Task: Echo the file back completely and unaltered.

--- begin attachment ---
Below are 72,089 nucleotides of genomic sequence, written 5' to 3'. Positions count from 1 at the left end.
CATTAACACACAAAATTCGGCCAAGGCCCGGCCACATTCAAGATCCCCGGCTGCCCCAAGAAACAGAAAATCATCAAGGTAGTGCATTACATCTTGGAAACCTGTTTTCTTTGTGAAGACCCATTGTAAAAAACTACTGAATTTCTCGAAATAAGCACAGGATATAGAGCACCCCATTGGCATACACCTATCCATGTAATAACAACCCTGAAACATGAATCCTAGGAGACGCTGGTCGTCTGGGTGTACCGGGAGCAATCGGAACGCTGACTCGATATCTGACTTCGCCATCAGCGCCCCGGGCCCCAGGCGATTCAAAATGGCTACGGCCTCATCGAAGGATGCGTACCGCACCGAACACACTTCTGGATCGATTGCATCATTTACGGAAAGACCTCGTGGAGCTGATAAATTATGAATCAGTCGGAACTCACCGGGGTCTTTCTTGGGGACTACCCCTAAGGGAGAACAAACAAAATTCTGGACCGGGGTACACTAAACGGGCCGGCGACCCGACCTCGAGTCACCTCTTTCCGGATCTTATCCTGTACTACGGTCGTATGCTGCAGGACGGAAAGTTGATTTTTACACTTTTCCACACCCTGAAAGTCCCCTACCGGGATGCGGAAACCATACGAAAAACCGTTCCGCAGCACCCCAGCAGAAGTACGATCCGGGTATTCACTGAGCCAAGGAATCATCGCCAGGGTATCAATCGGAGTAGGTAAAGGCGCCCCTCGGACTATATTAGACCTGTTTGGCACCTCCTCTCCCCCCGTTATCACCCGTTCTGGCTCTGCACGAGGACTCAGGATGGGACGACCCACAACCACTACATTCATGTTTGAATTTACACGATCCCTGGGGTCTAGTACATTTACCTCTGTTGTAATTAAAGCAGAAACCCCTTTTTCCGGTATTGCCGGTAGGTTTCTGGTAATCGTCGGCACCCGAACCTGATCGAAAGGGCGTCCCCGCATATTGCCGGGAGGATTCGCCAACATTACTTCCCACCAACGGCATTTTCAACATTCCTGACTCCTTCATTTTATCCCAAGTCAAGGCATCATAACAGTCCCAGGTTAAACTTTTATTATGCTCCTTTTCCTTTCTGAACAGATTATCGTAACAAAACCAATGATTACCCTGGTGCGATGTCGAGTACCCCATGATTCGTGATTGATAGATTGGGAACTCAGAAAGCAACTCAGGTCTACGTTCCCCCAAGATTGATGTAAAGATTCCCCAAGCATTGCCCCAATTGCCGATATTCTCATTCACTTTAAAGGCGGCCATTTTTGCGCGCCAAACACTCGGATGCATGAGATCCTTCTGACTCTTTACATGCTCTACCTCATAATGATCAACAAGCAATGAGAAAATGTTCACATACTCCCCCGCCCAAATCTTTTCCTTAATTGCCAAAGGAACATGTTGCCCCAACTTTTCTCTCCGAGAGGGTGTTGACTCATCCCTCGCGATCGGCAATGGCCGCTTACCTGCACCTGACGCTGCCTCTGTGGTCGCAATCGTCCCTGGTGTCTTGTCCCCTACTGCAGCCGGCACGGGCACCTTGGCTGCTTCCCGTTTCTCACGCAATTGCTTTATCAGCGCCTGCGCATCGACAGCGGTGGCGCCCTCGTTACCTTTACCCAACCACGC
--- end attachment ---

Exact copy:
Below are 72,089 nucleotides of genomic sequence, written 5' to 3'. Positions count from 1 at the left end.
CATTAACACACAAAATTCGGCCAAGGCCCGGCCACATTCAAGATCCCCGGCTGCCCCAAGAAACAGAAAATCATCAAGGTAGTGCATTACATCTTGGAAACCTGTTTTCTTTGTGAAGACCCATTGTAAAAAACTACTGAATTTCTCGAAATAAGCACAGGATATAGAGCACCCCATTGGCATACACCTATCCATGTAATAACAACCCTGAAACATGAATCCTAGGAGACGCTGGTCGTCTGGGTGTACCGGGAGCAATCGGAACGCTGACTCGATATCTGACTTCGCCATCAGCGCCCCGGGCCCCAGGCGATTCAAAATGGCTACGGCCTCATCGAAGGATGCGTACCGCACCGAACACACTTCTGGATCGATTGCATCATTTACGGAAAGACCTCGTGGAGCTGATAAATTATGAATCAGTCGGAACTCACCGGGGTCTTTCTTGGGGACTACCCCTAAGGGAGAACAAACAAAATTCTGGACCGGGGTACACTAAACGGGCCGGCGACCCGACCTCGAGTCACCTCTTTCCGGATCTTATCCTGTACTACGGTCGTATGCTGCAGGACGGAAAGTTGATTTTTACACTTTTCCACACCCTGAAAGTCCCCTACCGGGATGCGGAAACCATACGAAAAACCGTTCCGCAGCACCCCAGCAGAAGTACGATCCGGGTATTCACTGAGCCAAGGAATCATCGCCAGGGTATCAATCGGAGTAGGTAAAGGCGCCCCTCGGACTATATTAGACCTGTTTGGCACCTCCTCTCCCCCCGTTATCACCCGTTCTGGCTCTGCACGAGGACTCAGGATGGGACGACCCACAACCACTACATTCATGTTTGAATTTACACGATCCCTGGGGTCTAGTACATTTACCTCTGTTGTAATTAAAGCAGAAACCCCTTTTTCCGGTATTGCCGGTAGGTTTCTGGTAATCGTCGGCACCCGAACCTGATCGAAAGGGCGTCCCCGCATATTGCCGGGAGGATTCGCCAACATTACTTCCCACCAACGGCATTTTCAACATTCCTGACTCCTTCATTTTATCCCAAGTCAAGGCATCATAACAGTCCCAGGTTAAACTTTTATTATGCTCCTTTTCCTTTCTGAACAGATTATCGTAACAAAACCAATGATTACCCTGGTGCGATGTCGAGTACCCCATGATTCGTGATTGATAGATTGGGAACTCAGAAAGCAACTCAGGTCTACGTTCCCCCAAGATTGATGTAAAGATTCCCCAAGCATTGCCCCAATTGCCGATATTCTCATTCACTTTAAAGGCGGCCATTTTTGCGCGCCAAACACTCGGATGCATGAGATCCTTCTGACTCTTTACATGCTCTACCTCATAATGATCAACAAGCAATGAGAAAATGTTCACATACTCCCCCGCCCAAATCTTTTCCTTAATTGCCAAAGGAACATGTTGCCCCAACTTTTCTCTCCGAGAGGGTGTTGACTCATCCCTCGCGATCGGCAATGGCCGCTTACCTGCACCTGACGCTGCCTCTGTGGTCGCAATCGTCCCTGGTGTCTTGTCCCCTACTGCAGCCGGCACGGGCACCTTGGCTGCTTCCCGTTTCTCACGCAATTGCTTTATCAGCGCCTGCGCATCGACAGCGGTGGCGCCCTCGTTACCTTTACCCAACCACGC